Medical Marijuana for Dogs?

By Ben Feuerherd 03/01/13

A controversial California vet treats terminally ill canines with cannabis.

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Dr. Kramer administers marijuana to a
patient with late stage cancer.

California veterinarian Dr. Doug Kramer is the first veterinarian in the country known to provide medical marijuana for dogs. After losing his dog to cancer, Kramer started up a palliative care practice for pups, Enlightened Veterinary Therapeutics, devoted to offering pets "the same high level of quality health care as their human counterparts." This includes prescribing cannabis in cases where it could ease pain and improve the quality of life for patients with terminal illness. Kramer administers the drug in an oral tincture, which poses no secondhand smoke risk, and does not damage the liver like many other medications. Although support for medical marijuana is increasing in the medical world, in the veterinary community it remains taboo, in part because it is illegal. Marijuana is still considered a Schedule I drug by the FDA and there is no clause allowing dogs a free pass. But Kramer says his practice is worth the risk of possible jail time. "I refuse to condemn my patients to a miserable existence for self preservation or concerns about what may or may not happen to me as a consequence of my actions," he says on his website. "This is an issue of animal welfare, plain and simple." And as marijuana laws continue to evolve, attitudes towards MMJ for animals may evolve as well. "Clients have asked about it for years, but the interest has grown since MM has been legalized in various states," says Ohio vet Neal J. Sivula, "Because of the Schedule I problem, we don't even have any good research in animals to show if it can be used safely. The bottom line is that we absolutely need the DEA to reclassify MM so that it can be studied."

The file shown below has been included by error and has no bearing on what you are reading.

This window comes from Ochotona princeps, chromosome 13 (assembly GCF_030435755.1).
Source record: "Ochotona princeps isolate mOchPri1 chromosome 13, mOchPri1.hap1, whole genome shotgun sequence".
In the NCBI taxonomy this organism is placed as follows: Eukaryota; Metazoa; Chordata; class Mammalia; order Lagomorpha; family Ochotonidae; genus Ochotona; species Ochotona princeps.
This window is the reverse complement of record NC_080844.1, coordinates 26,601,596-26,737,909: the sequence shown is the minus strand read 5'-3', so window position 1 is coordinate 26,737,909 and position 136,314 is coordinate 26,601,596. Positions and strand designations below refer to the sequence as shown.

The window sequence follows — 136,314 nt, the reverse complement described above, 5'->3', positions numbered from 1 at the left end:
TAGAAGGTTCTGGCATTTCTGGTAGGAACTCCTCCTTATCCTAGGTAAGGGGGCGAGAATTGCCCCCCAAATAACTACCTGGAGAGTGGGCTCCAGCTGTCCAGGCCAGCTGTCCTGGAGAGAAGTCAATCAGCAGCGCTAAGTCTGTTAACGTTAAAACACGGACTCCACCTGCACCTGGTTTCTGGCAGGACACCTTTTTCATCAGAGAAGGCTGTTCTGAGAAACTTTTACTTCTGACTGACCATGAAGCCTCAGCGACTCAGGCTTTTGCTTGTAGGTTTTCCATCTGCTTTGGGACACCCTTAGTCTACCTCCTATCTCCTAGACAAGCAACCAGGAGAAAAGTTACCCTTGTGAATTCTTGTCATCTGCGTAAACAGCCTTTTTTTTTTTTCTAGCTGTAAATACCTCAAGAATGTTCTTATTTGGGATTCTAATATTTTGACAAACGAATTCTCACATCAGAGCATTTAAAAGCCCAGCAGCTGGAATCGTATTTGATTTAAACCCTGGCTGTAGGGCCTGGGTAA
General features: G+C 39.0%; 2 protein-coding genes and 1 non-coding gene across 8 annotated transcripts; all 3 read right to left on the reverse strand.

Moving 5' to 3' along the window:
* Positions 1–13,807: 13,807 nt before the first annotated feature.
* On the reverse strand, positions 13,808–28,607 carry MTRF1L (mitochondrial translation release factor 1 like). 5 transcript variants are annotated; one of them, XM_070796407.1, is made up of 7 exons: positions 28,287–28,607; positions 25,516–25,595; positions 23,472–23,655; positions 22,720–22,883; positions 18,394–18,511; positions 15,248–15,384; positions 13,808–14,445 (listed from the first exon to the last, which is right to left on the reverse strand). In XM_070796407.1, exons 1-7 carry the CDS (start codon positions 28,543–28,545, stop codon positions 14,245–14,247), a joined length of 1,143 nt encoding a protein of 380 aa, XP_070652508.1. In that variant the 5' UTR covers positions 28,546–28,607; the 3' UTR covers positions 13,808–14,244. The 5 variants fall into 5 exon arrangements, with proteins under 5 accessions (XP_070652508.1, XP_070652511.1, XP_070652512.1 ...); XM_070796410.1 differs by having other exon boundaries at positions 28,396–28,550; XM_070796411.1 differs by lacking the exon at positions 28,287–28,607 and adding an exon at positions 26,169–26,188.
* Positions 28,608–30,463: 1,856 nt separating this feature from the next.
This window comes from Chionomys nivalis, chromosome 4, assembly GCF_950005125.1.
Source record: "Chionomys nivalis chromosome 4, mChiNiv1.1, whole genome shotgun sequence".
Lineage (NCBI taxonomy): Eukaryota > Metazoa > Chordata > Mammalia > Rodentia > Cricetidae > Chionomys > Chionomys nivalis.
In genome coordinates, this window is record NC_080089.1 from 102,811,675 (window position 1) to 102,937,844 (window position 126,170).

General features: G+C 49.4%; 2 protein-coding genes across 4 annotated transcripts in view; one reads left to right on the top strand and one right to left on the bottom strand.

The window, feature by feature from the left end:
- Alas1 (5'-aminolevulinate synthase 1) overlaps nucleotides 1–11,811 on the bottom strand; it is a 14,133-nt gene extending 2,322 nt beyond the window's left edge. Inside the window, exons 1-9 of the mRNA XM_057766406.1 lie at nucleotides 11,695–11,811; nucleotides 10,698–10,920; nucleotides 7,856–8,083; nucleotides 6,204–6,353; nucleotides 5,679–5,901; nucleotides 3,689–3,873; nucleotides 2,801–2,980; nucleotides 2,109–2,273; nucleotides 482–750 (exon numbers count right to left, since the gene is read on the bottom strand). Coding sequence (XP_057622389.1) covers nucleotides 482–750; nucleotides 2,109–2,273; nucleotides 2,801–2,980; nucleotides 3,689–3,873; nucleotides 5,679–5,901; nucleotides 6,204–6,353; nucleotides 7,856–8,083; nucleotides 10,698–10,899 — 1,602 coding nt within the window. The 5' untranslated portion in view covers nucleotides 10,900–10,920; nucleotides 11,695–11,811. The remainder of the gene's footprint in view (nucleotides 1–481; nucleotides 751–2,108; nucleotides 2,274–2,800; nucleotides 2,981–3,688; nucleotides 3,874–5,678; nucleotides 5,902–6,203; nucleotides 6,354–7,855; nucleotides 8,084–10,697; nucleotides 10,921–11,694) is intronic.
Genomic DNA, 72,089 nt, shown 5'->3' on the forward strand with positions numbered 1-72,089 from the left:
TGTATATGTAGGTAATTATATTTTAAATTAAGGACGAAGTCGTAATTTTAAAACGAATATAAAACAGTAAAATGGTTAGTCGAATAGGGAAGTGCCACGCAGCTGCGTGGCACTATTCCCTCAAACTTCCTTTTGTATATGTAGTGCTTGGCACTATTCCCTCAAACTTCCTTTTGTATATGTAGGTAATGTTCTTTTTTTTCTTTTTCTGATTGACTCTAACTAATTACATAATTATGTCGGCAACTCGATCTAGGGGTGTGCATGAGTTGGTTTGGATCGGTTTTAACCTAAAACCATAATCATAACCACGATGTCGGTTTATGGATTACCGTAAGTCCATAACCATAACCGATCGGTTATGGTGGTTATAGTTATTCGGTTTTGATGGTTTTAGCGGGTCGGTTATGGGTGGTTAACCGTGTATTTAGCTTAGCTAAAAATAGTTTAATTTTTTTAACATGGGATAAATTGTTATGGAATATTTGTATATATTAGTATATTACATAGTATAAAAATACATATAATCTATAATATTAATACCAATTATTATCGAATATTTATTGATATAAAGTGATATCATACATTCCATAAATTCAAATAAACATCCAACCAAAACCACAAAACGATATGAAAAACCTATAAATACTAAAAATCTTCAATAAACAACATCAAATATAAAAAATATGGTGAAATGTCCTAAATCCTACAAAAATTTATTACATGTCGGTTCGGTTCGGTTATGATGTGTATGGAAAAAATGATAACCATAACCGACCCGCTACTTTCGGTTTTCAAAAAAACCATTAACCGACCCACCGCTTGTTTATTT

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Benjamin Feuerherd is a city reporter at the New York Post. He has previously worked for The Daily Beast and NBC. You can find him on Linkedin and Twitter